Nick’s biography, too, is maybe edited. With deadpan wit, he recounts his one failed marriage and two cohabitations. He is skating over his work as not worth mentioning. In fact, he claims that even talking about it sucks away his will to live. I am laughing and holding my stomach. I am almost able to suppress my guilt. This is us, two old pals enjoying a jolly reunion.
I am suggesting that maybe we could go for a pint later. An afternoon at the pub, like we used to, shirking our responsibilities and revelling in the shirk. Nick does not say yes, not say no. Next we are reliving the drunken antics of a distant acquaintance whose crowning achievement was doing tequila shots for breakfast and passing out on the floor in his final law exam. I think his name was Derek, and Nick thinks it was Duncan. Either way, we are sharing a laugh about it.
It is good that we have found something in common.
I start to remind him of one of my own embarrassing escapades, but then it occurs to me that it probably took place later. After his misfortune. It is also, perhaps, not the most tactful of subjects. Nick is revealing that he rarely drinks these days. Booze, he says, has not been his friend. He is quoting Homer Simpson on alcohol: “the cause of, and solution to, all of life’s problems.” I am crossing my legs, twisting in my chair, crumbling the remains of my blueberry muffin.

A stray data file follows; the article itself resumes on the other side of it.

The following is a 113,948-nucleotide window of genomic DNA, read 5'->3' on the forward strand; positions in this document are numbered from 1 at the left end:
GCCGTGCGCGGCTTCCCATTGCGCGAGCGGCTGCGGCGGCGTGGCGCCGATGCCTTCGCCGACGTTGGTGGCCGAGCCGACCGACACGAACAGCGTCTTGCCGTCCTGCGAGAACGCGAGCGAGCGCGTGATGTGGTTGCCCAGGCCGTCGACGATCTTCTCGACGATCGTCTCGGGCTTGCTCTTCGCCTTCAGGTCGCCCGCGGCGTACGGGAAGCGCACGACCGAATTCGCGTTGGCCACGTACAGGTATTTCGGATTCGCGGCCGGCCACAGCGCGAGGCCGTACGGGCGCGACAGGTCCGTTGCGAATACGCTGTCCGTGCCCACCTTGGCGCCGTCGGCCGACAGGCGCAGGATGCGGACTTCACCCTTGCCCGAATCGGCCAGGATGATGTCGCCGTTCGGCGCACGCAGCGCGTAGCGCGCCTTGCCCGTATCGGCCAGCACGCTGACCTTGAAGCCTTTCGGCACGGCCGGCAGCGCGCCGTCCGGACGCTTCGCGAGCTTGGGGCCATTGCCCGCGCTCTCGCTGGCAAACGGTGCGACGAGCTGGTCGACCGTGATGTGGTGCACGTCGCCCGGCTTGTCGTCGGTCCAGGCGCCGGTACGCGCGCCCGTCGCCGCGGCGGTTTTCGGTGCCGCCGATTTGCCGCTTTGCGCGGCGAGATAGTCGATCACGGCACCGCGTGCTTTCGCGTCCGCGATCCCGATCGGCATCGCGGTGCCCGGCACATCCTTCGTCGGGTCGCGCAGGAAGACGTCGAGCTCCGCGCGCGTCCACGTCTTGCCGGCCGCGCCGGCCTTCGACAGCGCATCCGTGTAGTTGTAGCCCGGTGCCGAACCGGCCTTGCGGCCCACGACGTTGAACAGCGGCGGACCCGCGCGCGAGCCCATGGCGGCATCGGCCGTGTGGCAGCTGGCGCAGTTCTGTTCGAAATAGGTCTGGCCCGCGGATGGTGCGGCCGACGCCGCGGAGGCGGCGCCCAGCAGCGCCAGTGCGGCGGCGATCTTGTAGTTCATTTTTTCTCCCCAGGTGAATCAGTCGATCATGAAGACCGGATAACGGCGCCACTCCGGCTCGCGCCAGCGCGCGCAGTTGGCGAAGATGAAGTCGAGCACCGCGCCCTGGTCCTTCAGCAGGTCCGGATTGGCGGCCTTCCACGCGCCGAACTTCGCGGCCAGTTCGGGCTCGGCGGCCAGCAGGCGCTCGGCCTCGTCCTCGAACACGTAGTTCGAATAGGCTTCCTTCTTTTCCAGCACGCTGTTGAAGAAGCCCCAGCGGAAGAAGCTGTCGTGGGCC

I launch into an anecdote. An anecdote about Ingrid. I am aware that I am babbling. Ingrid and I took some classes together, chatted in the cafeteria, but we were not close, so when she turned up at my flat I was surprised. The following morning she was flying to Australia, or maybe the UK. We sat in a coffee shop until midnight, sneaking vodka into our ice-cream floats. Then she went home. I am wondering why she chose my company for her last evening in town. Perhaps she harboured secret longings for me. Nick is insisting that on the night in question all her friends were struck down by a mysterious virus, leaving me her only option. I agree that this could be true, sad but true. But them’s the breaks. Show me a man with no regrets and I’ll show you a life painted by numbers.
Now it is his turn. His tale also involves unrequited love.